Marsh Library is located just beside St. Patrick Cathedral in Dublin. It is a truly magical and mysterious place. As a visitor, you can sense the three hundred years old history hidden in books, walls and dark oak wood that was used to build the library. The atmosphere resembles the mood of the place described by Umberto Eco in his book called The Name of the Rose.
After visiting the library I was given a project to design a poster for the Dublin Science Conference in 2012.
The Universe is floating in space, inviting viewers to an exhibition in Marsh Library. The whole poster was designed and manipulated in Photoshop where I tried different colour combinations.
The Cold War period was the time of a geopolitical tension between the Soviet Union and the United States. The forty years of the competition between powers were also a great inspiration for a space travel.
The futuristic poster I designed has elements of 1950s styling. The characteristics of the typeface were often used on American advertising posters and illustrations. It is also the time when American society was moulded into mass consumers through the industrial design. The style equals function.
Travelling in space is possible! Three rockets are leaving the planet Mars heading towards the planet Earth. The Moon is in between them. To emphasise The Cold War period and the clashes between the East and the West on the top part of the poster, I used the Russian language, which translates to Aeromars. Go beyond the frames of the obvious.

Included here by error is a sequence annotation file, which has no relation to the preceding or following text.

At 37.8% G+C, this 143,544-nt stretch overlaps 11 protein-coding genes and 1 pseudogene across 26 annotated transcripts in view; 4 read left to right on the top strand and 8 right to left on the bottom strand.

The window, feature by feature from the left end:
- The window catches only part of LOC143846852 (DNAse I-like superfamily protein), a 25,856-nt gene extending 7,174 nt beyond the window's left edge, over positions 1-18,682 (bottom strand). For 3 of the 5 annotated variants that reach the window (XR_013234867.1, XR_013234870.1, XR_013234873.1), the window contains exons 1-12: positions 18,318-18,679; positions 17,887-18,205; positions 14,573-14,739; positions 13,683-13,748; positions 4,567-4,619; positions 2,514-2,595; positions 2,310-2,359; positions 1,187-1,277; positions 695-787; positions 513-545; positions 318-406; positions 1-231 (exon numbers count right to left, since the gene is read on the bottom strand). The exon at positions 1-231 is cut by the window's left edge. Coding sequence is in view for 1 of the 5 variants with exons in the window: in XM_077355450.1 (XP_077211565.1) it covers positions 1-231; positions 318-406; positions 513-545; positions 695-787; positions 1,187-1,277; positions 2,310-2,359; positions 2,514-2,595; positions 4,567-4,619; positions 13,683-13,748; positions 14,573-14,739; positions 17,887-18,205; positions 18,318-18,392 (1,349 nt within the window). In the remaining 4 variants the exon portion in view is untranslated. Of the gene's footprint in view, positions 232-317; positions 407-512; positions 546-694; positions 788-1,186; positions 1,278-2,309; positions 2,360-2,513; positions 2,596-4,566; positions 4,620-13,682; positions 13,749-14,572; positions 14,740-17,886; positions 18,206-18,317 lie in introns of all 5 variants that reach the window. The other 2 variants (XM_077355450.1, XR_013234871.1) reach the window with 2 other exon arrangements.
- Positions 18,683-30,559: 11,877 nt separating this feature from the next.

The brief asked for a label design for an imaginary gourmet bread line, produced by The Baker on Nassau. Each bread has its own history, tradition and recipe.
I based my concept on the bread origin. Emphasising typefaces as a reference to a cultural aspect of the place. Each label tells a brief history of the product. The label wraps the bread in such a way the consumers could hold it without getting covered in a floor.
Gold Rush bread label typeface refers to 1920s in America and the yellow colour is a reference to sun heat, gold and corn.
Leningrad bread label typeface refers to Lenin and the red colour is a reference to Communist Russia.
Dubh bread label typeface refers to Celtic Ireland and the green colour is a colour of Ireland, the Green Emerald.
Olive Branch bread label typeface refers to the traditional Greek alphabet. The blue colour is a colour of sunny Greece, the popular holiday’s destination.
This is a mock project for the tea and coffee packaging. The aim of it was to design 3D product following the styling of the set and then a photo shoot.
The Thompson Tea and Coffee Company based in Britain has been importing their products from Kenya for almost 150 years, so it would mean they started their trade journey during The Victorian Era. This was my starting point of the concept development.
Looking back now, I think I must have been inspired by the book I read as a child called In Desert and Wilderness wrote by Henryk Sienkiewicz. It tells a story of two kids travelling through Africa. The description of nature in the book is so superbly written that as a child I was able to imagine and feel the dust, the humidity, the burning sun heat, the smell of camels, leather, tea and yes coffee too if such was present.
I wanted to create a scenery of a picnic after a very long journey, somewhere in the middle of the desert beside rocks. The crew is sitting by the fire, preparing for the night. Dust, sand and scorpions are the company of the set.